Should I use fluoride-free toothpaste?

For years, tooth cavities and other bad oral conditions have been largely avoided within your community. This is due to the addition of fluoride in your water and your toothpaste. You may have grown up brushing your teeth and did not even know it was there.

Recently, fluoride has become a popular discussion point within the dental industry and the community at large. The introduction of fluoride-free toothpaste has made patients think twice before purchasing a toothpaste product over the counter.

Is fluoride good for you or should you use fluoride-free toothpaste instead?

To make your decision easier, our team has provided you with everything you need to know about the effects fluoride and fluoride-free toothpaste have on your body.

What is fluoride?

Fluoride is a natural mineral that is found in rocks, water and plants. It acts as a repair agent and helps protect the surface of your teeth against acid. Fluoride also helps to:

  • Rebuild weak tooth enamel
  • Prevent tooth decay
  • Limit the growth of bacteria

Naturally occurring fluoride is not enough to protect your teeth, therefore, a small amount is added to toothpastes and gels. Your local authorities may also add fluoride to your local water supply to help prevent tooth cavities within your community. This is often required because the amount of natural fluoride in some drinking supplies. However, this is not the optimal concentration to be both safe and provide a health benefit.

Furthermore, it can be also found within your bones and your teeth.

However, fluoride toothpaste can be harmful to children younger than 6 years of age because they have not developed the habit of spitting out excess paste. If your child swallows enough fluoride over time, they may be at risk of developing fluorosis.

Fluorosis will restrict the development of their tooth enamel and may cause spots or pits to appear on their teeth. It is important to note that for this to occur, children would need to be exposed to high concentrations of fluoride for an extended period of time. So as long as they do not ‘eat’ toothpaste, it is generally very safe.

Parents eating breakfast with their daughter

What is in fluoride free toothpaste?

In some brands, fluoride is replaced by ingredients such as:

  • Charcoal
  • Clay
  • Baking soda

Although there is no scientific demonstration that fluoride-free toothpaste prevents cavities or eliminates gum disease. Patients still tend to deter from the traditional brushing method.

Why use fluoride-free toothpaste

Fluoride-free toothpaste has several benefits, our team has outlined the key advantages below.

Safe for young children

When teaching your children how to brush their teeth, it can be difficult to stop them from swallowing the toothpaste. Especially if the toothpaste is flavoured. If your child swallows too much fluoride they could be at risk of fluorosis.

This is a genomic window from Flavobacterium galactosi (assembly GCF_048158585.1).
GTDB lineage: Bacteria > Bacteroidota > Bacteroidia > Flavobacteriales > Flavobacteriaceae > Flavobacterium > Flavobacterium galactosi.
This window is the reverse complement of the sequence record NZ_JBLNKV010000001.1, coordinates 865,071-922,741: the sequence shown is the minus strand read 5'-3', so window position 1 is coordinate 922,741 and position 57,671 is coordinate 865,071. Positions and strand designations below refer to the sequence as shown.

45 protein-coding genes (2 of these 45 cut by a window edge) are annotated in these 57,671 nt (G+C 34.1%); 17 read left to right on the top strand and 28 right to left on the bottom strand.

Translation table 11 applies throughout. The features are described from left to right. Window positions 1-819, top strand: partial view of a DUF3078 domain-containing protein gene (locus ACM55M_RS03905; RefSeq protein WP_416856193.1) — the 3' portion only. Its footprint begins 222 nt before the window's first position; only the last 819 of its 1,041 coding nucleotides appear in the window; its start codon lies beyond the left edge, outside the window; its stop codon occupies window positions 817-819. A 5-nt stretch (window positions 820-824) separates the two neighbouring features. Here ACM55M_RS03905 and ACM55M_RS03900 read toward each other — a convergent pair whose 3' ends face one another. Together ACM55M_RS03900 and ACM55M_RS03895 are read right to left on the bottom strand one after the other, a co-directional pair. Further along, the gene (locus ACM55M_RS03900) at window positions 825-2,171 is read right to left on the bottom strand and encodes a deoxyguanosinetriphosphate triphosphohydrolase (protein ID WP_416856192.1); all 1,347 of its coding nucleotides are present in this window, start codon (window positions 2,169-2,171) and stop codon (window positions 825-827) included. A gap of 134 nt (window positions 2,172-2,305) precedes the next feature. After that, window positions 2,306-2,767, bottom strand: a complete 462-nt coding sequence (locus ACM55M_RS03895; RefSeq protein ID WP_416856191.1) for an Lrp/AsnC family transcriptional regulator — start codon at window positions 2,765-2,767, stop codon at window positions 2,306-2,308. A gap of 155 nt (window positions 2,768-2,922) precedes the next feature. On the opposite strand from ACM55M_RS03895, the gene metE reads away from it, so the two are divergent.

Try to avoid using large blobs of toothpaste. Instead, just dab the bristles of their toothbrush in the tube.

Reduce risk of physical damage

Over time, your bones and ligaments may become weakened if you swallow too much toothpaste or a mouthwash with fluoride in it. Therefore, fluoride-free products can help reduce the risk of structural damage to your body.

This generally only occurs if you are consuming toothpaste. If you just use it topically and don’t swallow large amounts, it is unlikely to get into your systematic system to cause these side effects

Side effects of fluoride-free toothpaste

When you remove a strong, natural protective agent such as fluoride from your toothpaste it can have some repercussions. We have outlined some disadvantages of fluoride-free toothpaste below.

Higher risk of cavities

When you consume food or drinks that contain sugar, bacteria acid from the consumables begin to harm the outer layer of your tooth. As a result, cavities begin to form.

Without fluoride your teeth will be left unprotected. Fluoride acts as a protective agent which helps prevent tooth cavities and shields your tooth enamel. Brushing your teeth is not enough. You need fluoride toothpaste in order to maintain your oral hygiene.

Therefore, if you use fluoride-free toothpaste you may increase the chance of forming oral conditions.

Bacteria build-up

If you use toothpaste without fluoride, your teeth will be left unprotected from bacteria. Fluoride interferes with the bacteria acid left on your teeth and reduces demineralisation. It also acts as an antibacterial.

Should you use fluoride-free toothpaste?

From a dentist’s perspective, toothpaste with fluoride in it does help you maintain your oral health. It has been known to prevent bacteria build-up and reduces the risk of cavities.

However, recommendations indicate that children under the age of 6 should use a lower concentration of fluoride or fluoride-free toothpaste to brush their teeth. This should be done until parents are confident that their children are not swallowing large amounts.

Toothpaste should be stored out of your child’s reach to ensure they do not accidental consume large quantities.

Book an appointment today

If you have any questions about which type of toothpaste you should be using, ask your dentist at your next visit.

Contact us today or book an appointment online 24/7.